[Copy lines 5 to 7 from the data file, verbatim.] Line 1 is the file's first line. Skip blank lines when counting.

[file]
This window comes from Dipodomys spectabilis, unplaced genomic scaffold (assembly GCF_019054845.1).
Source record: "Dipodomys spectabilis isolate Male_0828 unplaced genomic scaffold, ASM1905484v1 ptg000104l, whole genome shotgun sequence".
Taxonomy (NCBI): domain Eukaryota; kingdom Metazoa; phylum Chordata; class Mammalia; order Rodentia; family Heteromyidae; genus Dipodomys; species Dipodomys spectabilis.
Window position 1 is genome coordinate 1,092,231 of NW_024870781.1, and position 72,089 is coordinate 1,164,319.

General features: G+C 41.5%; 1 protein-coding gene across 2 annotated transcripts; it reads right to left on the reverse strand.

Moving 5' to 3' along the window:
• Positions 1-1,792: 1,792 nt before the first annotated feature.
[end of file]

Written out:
General features: G+C 41.5%; 1 protein-coding gene across 2 annotated transcripts; it reads right to left on the reverse strand.

Moving 5' to 3' along the window:
• Positions 1-1,792: 1,792 nt before the first annotated feature.